Tidewater Review April 2006
Annapolis Autumn: Life, Death, and Literature at the U.S. Naval Academy, by Bruce Fleming. New York, London: The New Press. 274 pages. $24.95. ISBN 1-59558-002-6
Bruce Edward Fleming was born in 1954 and raised in Salisbury, Maryland, is a son of Salisbury State University professors, a graduate of Haverford College, and a civilian professor of English at the U. S. Naval Academy. And in his new book, Annapolis Autumn, Professor Fleming has – in very good English – given that Annapolis training school for future Navy and Marine Corps officers, the most thorough civilian spanking I’ve ever seen.
As I read his book, the professor scolds the Academy training as mediocre, the Academy grounds as a morbid panoply of monuments and tombs celebrating death, some of the military-officer teachers as psychologically wrong, and some of the midshipmen-students, notably among those recruited as athletes or those admitted to enhance cultural diversity, as too naturally incompetent to be in college.
Fleming has already been punished a little bit for publishing such judgments: Academy officials wouldn’t allow him to sign copies of Annapolis Autumn at the campus bookstore. Fleming, however, has taught at the Academy for over 20 years and thus has tenure, which is probably his best protection against being fired.
Navy officers at the Academy apparently insist that motivation must precede every important action taken by a Navy or Marine officer. Fleming, however, had his students read and discuss literature by great writers, such as, for example, All Quiet on the Western Front by Erich Maria Remarque, a novel in which World War I German soldiers, motivated by patriotic rhetoric, are blown to bits in the trenches. Fleming recalls that one of his apparently typical student-middies said the story “doesn’t motivate you to charge.”
“But so what?” the professor notes. “Even the military would probably admit, in an unguarded moment, that what they say (war is worth it, we can achieve our goals) isn’t an accurate description of the world.”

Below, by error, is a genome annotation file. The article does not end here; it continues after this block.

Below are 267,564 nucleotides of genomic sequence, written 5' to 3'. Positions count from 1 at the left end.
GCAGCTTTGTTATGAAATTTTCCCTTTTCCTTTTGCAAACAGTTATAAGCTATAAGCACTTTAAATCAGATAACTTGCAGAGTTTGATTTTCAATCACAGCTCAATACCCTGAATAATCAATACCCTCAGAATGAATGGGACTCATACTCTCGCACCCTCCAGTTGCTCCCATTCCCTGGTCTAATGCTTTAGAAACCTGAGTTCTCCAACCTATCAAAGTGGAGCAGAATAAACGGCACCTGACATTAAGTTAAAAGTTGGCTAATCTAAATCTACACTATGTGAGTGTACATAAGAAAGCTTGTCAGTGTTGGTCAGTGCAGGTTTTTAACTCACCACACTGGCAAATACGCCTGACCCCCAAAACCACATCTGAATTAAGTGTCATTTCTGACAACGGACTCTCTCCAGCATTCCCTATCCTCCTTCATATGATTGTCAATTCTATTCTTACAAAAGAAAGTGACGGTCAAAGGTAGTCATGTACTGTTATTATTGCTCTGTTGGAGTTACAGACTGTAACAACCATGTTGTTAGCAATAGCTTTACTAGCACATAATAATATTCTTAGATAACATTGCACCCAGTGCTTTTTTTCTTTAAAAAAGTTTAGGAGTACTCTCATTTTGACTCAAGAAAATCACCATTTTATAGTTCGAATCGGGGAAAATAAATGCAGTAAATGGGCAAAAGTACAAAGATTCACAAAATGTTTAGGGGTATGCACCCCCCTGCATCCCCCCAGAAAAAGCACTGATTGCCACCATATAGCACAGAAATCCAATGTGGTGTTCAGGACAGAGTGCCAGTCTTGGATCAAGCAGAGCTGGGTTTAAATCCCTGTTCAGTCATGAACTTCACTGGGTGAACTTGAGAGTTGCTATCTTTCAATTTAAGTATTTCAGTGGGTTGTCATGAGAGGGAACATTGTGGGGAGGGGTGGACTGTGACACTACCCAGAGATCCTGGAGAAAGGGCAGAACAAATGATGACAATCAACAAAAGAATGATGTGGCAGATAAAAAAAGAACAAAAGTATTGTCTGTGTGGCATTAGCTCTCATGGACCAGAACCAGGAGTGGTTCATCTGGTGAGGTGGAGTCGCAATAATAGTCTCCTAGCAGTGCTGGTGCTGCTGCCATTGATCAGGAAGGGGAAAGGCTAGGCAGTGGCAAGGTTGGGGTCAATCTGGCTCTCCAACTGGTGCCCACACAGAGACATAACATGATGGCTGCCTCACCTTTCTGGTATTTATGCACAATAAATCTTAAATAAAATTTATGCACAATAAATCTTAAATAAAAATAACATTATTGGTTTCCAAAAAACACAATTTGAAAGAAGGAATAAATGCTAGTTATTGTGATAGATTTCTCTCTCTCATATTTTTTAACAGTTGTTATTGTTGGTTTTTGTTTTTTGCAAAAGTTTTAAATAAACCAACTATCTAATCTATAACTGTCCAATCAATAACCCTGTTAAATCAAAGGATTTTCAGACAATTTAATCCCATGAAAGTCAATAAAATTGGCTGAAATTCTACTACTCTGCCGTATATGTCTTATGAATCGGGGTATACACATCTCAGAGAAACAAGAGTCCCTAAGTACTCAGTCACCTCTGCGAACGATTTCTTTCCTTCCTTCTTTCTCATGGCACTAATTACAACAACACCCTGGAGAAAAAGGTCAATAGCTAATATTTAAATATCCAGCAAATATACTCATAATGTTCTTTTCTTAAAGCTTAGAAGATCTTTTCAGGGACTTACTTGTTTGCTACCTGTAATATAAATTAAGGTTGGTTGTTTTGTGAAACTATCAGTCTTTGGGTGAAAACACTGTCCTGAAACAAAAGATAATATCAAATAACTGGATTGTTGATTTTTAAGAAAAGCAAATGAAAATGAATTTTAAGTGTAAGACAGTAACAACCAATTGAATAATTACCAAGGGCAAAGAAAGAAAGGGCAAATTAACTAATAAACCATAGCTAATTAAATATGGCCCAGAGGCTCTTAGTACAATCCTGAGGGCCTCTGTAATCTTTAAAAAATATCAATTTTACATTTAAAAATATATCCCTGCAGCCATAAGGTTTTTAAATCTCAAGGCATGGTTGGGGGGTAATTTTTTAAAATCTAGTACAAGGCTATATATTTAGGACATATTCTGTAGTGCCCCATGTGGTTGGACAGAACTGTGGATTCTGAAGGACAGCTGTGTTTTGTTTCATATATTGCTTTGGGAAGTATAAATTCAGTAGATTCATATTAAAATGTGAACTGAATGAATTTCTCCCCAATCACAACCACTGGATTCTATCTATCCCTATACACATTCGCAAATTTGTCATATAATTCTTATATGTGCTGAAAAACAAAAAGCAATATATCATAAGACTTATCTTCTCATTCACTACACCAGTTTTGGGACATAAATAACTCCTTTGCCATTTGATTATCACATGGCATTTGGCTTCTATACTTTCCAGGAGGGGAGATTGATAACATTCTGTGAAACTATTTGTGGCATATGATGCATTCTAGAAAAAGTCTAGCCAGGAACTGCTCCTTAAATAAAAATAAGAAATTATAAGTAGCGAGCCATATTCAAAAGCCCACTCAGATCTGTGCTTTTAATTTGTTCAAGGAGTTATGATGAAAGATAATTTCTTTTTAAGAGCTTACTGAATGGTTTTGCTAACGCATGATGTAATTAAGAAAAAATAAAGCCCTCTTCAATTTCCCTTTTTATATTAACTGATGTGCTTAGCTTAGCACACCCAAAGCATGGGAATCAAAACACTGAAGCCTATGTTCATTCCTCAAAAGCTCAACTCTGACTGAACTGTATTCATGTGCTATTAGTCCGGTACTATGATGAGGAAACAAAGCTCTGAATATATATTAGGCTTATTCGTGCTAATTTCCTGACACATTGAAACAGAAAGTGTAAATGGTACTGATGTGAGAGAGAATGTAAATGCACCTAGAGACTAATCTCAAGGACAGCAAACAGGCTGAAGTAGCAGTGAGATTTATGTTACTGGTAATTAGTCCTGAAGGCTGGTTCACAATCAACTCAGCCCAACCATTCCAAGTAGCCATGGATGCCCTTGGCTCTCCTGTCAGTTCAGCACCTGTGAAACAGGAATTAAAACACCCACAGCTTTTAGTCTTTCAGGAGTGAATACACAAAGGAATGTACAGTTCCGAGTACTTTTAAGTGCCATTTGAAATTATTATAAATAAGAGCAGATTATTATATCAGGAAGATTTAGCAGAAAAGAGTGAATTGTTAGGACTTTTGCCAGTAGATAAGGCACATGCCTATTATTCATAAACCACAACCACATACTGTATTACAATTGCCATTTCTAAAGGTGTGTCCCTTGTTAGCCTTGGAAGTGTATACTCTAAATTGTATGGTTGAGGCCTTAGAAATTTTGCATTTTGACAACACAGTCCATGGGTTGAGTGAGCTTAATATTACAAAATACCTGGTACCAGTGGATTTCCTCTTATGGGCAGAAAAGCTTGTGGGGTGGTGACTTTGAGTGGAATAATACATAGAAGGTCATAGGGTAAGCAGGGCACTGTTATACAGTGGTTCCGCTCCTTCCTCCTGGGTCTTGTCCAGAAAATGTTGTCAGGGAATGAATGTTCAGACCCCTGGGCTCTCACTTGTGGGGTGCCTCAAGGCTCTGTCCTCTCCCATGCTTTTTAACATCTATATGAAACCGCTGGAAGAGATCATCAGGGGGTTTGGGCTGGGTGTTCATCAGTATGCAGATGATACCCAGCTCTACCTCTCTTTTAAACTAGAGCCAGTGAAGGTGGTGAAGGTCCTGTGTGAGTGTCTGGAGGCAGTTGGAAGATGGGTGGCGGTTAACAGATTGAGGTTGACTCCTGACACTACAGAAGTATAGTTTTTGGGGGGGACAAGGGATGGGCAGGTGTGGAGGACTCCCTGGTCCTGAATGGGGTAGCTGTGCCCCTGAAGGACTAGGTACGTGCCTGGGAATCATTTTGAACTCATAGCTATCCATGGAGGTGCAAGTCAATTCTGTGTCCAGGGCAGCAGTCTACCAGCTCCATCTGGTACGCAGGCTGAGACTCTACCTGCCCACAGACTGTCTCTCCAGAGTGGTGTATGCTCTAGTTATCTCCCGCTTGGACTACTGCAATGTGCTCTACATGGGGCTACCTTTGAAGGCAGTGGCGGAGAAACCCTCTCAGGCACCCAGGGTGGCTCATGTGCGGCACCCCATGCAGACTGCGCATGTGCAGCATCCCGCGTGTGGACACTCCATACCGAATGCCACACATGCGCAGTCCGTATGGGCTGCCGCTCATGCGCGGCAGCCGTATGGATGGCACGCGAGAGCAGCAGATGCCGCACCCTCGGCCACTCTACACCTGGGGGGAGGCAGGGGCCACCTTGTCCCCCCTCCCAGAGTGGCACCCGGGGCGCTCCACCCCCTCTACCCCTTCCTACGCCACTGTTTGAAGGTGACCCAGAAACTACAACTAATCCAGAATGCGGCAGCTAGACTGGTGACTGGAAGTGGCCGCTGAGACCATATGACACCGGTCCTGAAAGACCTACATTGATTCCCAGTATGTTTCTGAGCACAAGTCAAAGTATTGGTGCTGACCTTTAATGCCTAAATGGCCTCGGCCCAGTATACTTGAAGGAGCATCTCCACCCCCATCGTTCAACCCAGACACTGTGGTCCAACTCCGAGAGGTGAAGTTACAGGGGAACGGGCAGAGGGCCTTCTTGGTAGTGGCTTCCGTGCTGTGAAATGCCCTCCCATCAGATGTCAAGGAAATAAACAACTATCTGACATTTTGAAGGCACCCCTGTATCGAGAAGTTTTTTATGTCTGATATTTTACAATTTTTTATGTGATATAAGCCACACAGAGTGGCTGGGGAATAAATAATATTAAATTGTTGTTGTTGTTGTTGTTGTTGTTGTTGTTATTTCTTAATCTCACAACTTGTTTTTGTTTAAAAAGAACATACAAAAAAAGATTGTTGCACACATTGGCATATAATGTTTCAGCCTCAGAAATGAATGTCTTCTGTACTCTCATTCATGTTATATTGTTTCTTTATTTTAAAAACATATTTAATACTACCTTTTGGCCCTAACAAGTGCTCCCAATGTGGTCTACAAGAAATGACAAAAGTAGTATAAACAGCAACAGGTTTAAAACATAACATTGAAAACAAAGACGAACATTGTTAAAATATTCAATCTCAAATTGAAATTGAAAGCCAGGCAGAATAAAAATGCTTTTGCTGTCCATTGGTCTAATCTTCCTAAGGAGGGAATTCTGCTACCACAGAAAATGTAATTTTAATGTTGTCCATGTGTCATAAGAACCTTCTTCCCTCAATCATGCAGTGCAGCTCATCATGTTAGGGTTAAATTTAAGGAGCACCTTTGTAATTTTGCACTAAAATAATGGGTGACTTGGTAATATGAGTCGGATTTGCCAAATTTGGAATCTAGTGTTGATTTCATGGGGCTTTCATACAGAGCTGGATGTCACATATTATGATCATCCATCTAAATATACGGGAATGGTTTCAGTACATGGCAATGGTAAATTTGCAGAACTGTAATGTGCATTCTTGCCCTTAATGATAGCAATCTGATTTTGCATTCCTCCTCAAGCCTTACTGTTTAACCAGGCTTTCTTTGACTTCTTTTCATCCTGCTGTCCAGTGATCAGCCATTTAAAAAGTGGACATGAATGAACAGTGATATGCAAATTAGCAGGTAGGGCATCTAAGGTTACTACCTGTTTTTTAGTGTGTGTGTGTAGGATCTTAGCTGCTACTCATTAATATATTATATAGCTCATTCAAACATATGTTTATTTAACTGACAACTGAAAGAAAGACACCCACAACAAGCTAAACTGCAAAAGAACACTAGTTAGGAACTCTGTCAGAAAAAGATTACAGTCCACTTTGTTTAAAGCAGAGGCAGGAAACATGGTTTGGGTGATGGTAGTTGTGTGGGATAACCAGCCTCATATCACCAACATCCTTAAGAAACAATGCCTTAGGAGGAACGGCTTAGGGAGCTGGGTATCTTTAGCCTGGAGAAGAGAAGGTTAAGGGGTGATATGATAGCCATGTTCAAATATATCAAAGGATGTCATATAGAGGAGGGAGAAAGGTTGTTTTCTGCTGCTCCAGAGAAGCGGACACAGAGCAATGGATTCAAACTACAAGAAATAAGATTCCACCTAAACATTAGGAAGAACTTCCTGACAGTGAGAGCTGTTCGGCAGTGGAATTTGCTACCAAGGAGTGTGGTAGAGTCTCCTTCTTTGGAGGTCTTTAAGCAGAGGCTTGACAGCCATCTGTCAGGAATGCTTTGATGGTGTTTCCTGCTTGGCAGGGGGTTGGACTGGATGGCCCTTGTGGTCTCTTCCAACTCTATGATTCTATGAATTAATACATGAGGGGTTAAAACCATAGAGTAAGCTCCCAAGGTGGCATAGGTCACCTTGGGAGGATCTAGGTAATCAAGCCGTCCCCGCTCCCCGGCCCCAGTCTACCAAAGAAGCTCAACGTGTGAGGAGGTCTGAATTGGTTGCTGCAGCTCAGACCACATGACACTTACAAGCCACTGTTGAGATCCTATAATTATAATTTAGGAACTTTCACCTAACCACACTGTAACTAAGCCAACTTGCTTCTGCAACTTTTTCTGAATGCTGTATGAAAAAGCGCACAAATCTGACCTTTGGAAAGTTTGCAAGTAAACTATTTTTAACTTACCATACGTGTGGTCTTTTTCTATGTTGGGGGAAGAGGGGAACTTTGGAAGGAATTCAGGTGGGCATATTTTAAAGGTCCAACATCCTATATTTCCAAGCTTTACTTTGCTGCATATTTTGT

Great literature, much of it quite negative, makes a better guess at what’s real and what isn’t, according to Fleming. But, he notes elsewhere in the book, that contempt for civilians, including writers and taxpayers who finance the Naval Academy, is widespread among career Navy personnel, especially Marines. And midshipmen? He has been shocked, the civilian professor says, when he hears young middies refer to the middle-aged tourists who smile at them on the streets of Annapolis as “civilian scum.” And he has pity for Academy plebes (freshmen) who are required to wear uniforms that resemble the sailor suits worn by very young children.
And yet – English Professor Fleming concludes: “I think the Naval Academy offers most of our students what most of them want: an exciting ride on a roller coaster that never lets them down, that’s enough of a challenge that they have to hold on with both hands to keep from falling off, and that gives them a sense of accomplishment when they once again set foot on the ground four years later.”
So? Annapolis Autumn is a grippingly critical read. I’m not sure though, what the “Autumn” means in the title.
Each Little Bird That Sings, by Deborah Wiles. Orlando, Austin, New York, San Diego, Toronto, London: Gulliver Books/Harcourt, Inc. 247 pages. $16.00. ISBN 0-15-205113-9
Here’s a beautifully written story and a National Book Award runner-up. The author is Deborah Wiles, of Atlanta, who also wrote Love, Ruby Lavender, which won five other literary awards that are often described as coveted.
The publisher of Each Little Bird That Sings classifies it as recommended for readers age 8 to 12, but that may be described as an incorrect limitation. Each Little Bird That Sings is a bit of witty, charming fiction for juveniles age 8 to 18, as well as adult readers age 45 to oh, about 95. As for people age 18 to 45, forget ‘em. They cannot be expected to read books any more; they’re watching television, which is now, to the dismay of TV critics, designed to entertain the baby boomer generation.
Anyhow...Each Little Bird That Sings has a lot of old-fashioned class. For example, the names rival some of Charles Dickens’ inventions. The setting is a small town called “Snapfinger,” Mississippi. The heroine (and narrator) is “Comfort Snowberger,” the 10-year-old daughter of the town’s funeral home director, “Bunch Snowberger.” Her best friend is another 10-year-old girl, name of “Declaration.” Her beloved pet dog is named “Dismay.” And her allergic, cry-baby cousin from Atlanta is an 8-year-old boy named “Peach” who strikes me as being almost as unattractive as the shrewish wife named “Peach” in Larry McMurtry’s Wild West novel, Lonesome Dove.